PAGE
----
Swaraj Party: The Swaraj Party was a noteworthy political development during the early 1920s, representing a divergence in strategy within the Indian National Congress. While it played a role in influencing constitutional reforms, its significance diminished as the Indian independence movement evolved.
The Swaraj Party was a significant political party in India during the early 1920s. It emerged as a splinter group within the Indian National Congress and played a crucial role in the political landscape of the time. Here are the key features and consequences of the Swaraj Party:
- Non-Cooperation Movement: The Non-Cooperation Movement was launched by Mahatma Gandhi in 1920 as a response to the repressive Rowlatt Act and the Jallianwala Bagh massacre. It aimed to unite Indians in nonviolent resistance against British colonial rule.
- Withdrawal from Legislatures: As part of the Non-Cooperation Movement, the Indian National Congress had called for non-cooperation with the British government, including boycotting legislatures at the central and provincial levels. Many Congress members resigned from their elected positions in protest.
Formation of the Swaraj Party:
- Difference of Opinion: While the Non-Cooperation Movement was initially very popular and saw widespread participation, it was abruptly called off by Mahatma Gandhi after the Chauri Chaura incident in 1922, where a violent clash occurred between police and protesters.
- Congress Split: The suspension of the Non-Cooperation Movement and the differences in approach created a rift within the Indian National Congress. One faction, led by Mahatma Gandhi, advocated for nonviolence and the cessation of mass protests, while another faction, led by C. R. Das and Motilal Nehru, believed in a more confrontational approach to challenge British rule.
- Formation of the Swaraj Party: In 1923, the faction that supported a more active role in legislatures and confrontational politics formed the Swaraj Party. C. R. Das was elected as its president, and Motilal Nehru as its secretary.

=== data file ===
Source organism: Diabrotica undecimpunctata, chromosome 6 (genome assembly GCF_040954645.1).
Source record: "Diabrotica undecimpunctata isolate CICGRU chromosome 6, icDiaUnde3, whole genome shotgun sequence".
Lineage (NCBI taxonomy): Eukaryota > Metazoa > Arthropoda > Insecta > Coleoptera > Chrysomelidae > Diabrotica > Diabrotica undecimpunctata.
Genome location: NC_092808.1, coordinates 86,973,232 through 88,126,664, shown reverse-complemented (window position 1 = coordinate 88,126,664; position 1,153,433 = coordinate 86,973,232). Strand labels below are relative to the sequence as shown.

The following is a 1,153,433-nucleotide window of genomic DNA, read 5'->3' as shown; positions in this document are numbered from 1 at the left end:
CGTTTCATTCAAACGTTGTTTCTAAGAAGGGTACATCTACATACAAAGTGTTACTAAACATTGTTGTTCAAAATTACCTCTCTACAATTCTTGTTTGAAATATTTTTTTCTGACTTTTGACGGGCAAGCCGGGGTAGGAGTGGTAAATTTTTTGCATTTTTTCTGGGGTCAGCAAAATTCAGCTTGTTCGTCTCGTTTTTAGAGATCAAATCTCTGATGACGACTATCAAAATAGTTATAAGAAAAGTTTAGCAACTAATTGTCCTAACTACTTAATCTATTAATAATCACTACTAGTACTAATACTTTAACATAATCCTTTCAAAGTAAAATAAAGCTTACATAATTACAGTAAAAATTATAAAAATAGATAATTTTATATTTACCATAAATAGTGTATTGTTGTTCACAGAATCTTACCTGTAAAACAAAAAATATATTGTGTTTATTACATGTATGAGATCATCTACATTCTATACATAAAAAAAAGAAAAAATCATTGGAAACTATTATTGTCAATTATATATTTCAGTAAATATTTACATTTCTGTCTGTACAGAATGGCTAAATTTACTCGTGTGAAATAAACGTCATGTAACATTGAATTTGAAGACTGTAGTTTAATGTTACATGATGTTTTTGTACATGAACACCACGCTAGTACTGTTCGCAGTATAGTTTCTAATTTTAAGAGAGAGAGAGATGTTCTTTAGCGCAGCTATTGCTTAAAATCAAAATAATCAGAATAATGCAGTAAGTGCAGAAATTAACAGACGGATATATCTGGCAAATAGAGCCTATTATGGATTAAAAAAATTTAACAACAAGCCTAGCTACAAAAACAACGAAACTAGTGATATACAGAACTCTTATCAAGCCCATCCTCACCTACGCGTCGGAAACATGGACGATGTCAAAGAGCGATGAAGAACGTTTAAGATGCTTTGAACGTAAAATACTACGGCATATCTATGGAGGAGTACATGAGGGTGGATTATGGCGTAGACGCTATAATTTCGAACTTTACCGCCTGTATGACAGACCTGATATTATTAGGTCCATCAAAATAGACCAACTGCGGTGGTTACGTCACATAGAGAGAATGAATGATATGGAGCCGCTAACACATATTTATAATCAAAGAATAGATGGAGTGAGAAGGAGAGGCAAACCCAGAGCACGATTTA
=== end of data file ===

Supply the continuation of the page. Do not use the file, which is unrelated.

- Participation in Elections: The Swaraj Party decided to contest elections and actively participate in the legislative councils, both at the provincial and central levels, with the aim of pushing for self-governance and constitutional reforms.
- Objective: The Swaraj Party’s primary objective was to work within the existing colonial legislative framework to press for political reforms and self-rule.
- Moderate Approach: While the Swaraj Party pursued a more moderate approach compared to the Non-Cooperation Movement, it still aimed at achieving self-governance and political autonomy for India.
Consequences and Impact:
- Electoral Success: In the elections that followed, the Swaraj Party performed well, winning a significant number of seats in the provincial legislatures. It demonstrated the popularity of its approach among a section of the Indian electorate.
- Influence on Constitutional Reforms: The Swaraj Party’s presence in the legislatures allowed it to exert pressure on the British government for constitutional reforms. This eventually led to the Government of India Act of 1935, which introduced substantial constitutional changes.
- Legacy: The Swaraj Party marked a significant phase in the Indian freedom struggle, showcasing the importance of political participation and a continued commitment to the goal of self-governance.
- Short-Lived: The Swaraj Party’s influence waned over time, and it gradually merged back into the Indian National Congress after the 1937 provincial elections. The Indian National Congress, under the leadership of Mahatma Gandhi, continued to be the dominant force in the freedom movement.
By Team Learning Mantras